I had just arrived home from six days at the OMG2013 Cancer Summit for Young Adults in Las Vegas, when I received a frantic call from my daughter Jenny.
“Mom, Luka needs to go to the ER for stitches, can you come to stay with the boys?”
45 looong minutes later I had collected Luka’s brothers from the neighbours and was preparing them for bed. Kai, the youngest, aged 3, his brow creased with concern, told me what had happened in vivid detail. Luka had landed wrong on the jungle gym, hitting both legs against the metal steps and slicing open his shins. Red blood and white stuff oozed out of the cuts. It was scary.
Noah, aged 7, told me he ran home screaming. As I tucked him in to bed I praised him for being such a good caregiver for Luka, for running to get help. With his big blue eyes dark with lingering concern and fear, he said, “No, MorMor, I wasn’t screaming to get help for Luka. I was screaming for someone to come and help me. I needed help.”
Out of the mouths of babes.
It was uncanny. Noah’s innocent, honest assessment of his own needs while witnessing his brother’s suffering echoed the very same cries for help and support that I had heard during the Caregiver sessions at the conference in Las Vegas. Parents, lovers, siblings, survivors and friends were “screaming” for help. Their feelings of confusion, hurt, anger, fear and frustration were repeated in each session. No one prepared us for this. Where do WE go for help? Who is there to guide US? Where do we find the emotional, financial and practical resources we need to cope with this life-changing situation? How can we learn to be the best caregiver possible for loved ones who are living with – and sometimes dying from – cancer?
Like the attendees in that room, I had asked the same questions 14 years ago when my daughter, Sara, was diagnosed and eventually died from a sarcoma at age 26. I was excited to stand up and tell others like me that their voice was being heard. Their cries for help were already having an effect.
Last year at the OMG Summit, the programming team scheduled one session specifically targeted at Caregivers. This year, they offered 6 sessions. Other youth-focused organizations in the cancer community are following suit; for example, Young Adult Cancer Canada (http://www.youngadultcancer.ca/) has become aware of the growing need to incorporate Caregiver concerns into their conferences and retreats, and they are now doing so. Imerman Angels (www.imermanangels.org) are actively expanding their one-on-one matches for Caregivers as of this year.
New resources for caregivers are also being developed every day, on film, in print and online. Some that have recently come to my attention include:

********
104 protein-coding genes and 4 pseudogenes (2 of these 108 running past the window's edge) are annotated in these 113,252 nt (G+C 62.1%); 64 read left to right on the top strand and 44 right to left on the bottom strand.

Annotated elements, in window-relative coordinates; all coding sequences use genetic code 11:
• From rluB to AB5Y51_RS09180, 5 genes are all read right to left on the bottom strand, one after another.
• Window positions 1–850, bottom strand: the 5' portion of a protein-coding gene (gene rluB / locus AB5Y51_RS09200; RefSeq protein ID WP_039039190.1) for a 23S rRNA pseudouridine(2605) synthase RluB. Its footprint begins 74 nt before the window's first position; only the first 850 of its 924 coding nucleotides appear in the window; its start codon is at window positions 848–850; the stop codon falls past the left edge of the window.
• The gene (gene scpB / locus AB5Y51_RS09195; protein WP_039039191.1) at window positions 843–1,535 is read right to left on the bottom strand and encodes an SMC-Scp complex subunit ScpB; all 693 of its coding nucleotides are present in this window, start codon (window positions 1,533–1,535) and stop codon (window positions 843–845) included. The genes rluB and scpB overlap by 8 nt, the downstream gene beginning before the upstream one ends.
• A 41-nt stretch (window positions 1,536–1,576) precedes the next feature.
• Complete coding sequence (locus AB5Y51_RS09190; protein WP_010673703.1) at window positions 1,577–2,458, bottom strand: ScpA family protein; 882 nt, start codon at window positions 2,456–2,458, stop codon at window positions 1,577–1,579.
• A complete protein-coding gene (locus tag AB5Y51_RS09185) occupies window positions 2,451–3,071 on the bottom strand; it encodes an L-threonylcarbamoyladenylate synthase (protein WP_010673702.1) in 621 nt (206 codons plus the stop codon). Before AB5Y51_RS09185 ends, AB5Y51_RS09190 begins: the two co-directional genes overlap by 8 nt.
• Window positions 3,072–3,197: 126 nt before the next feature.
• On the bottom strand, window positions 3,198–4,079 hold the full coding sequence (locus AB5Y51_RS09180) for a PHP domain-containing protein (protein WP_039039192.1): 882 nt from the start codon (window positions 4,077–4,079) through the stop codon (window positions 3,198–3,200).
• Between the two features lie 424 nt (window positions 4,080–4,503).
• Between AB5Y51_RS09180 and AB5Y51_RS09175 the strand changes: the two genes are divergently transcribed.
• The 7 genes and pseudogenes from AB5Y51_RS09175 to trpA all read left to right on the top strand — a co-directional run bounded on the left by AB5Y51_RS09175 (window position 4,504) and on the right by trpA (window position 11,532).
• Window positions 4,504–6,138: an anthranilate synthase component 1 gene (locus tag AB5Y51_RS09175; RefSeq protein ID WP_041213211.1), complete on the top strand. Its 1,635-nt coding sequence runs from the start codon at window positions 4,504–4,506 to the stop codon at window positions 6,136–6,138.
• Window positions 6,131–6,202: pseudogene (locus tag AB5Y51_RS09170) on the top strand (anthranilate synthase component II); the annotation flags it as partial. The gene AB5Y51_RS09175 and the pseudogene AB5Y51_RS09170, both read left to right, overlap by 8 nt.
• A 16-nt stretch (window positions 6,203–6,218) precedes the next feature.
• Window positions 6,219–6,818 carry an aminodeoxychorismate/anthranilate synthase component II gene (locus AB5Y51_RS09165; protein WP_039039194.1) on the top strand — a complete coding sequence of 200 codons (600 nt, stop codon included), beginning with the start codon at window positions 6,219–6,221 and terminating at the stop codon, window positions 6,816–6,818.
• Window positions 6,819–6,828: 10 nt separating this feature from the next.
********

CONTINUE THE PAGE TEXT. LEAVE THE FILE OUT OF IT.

Valleys, a new webseries produced by Mike Lang and Hands On Films, explores the voice of the caregiver in eye-opening and heartfelt detail. (http://huff.to/XXL9mt)
We’re In This Together: A Caregiver’s Story by Rob Harris, www.robcares.com
Cancer in Young Adults – Through Parent’s Eyes and Palliative and end of life care for children and young people – home, hospice and hospital by Ann Grinyer www.cancerinyoungadults-throughparentseyes.org
Things I’d Wish I’d Known: Cancer Caregivers Speak Out by Deborah Cornwall http://www.thingsiwishidknown.com/
Cancer Knowledge Network – Caregiver’s Section: https://cancerkn.com/category/caregivers/
Generation Why (a blog for young adults in the Health section of The Huffington Post) posts bi-weekly articles written by and for the Caregiver. http://www.huffingtonpost.com/news/generation-why/.
For the past 14 years, I have witnessed the AYA (adolescent/young adult) cancer movement growing from a whisper to a loud roar, from despair to active action, becoming a united voice that is changing the face of young adult cancer, medically, emotionally and politically. I am confident that the same can happen for caregivers. We don’t have to re-invent the wheel. Like the AYA cancer movement, we can make use of social media; share resources; create and attend conferences and retreats to feel less isolated and develop the knowledge that we need. We can ask our local cancer centres and hospitals for services that address our concerns. Psychosocial oncologists, social workers and nurse navigators can help us, but sometimes we need to ask for that help. In the same way as we advocate for the needs of our loved ones, we need to advocate for our own. It will take time, but if we unite and stick to it, we can make it happen.
That night, my grandson Noah needed extra hugs and reassurances while we waited for Luka to return from the ER. He needed to know that HIS cries for help were being heard and affirmed. As a caregiver, it is okay to feel scared and uncertain when witnessing a loved one’s suffering. It is crucial for any caregiver to have someone other than the “patient” to whom they can talk about their concerns, fears and triumphs. I hope that the resources suggested here (along with many others that are already out there) will help you as you stumble along this bumpy road. At the very least, I hope that they make it clear that you are not alone.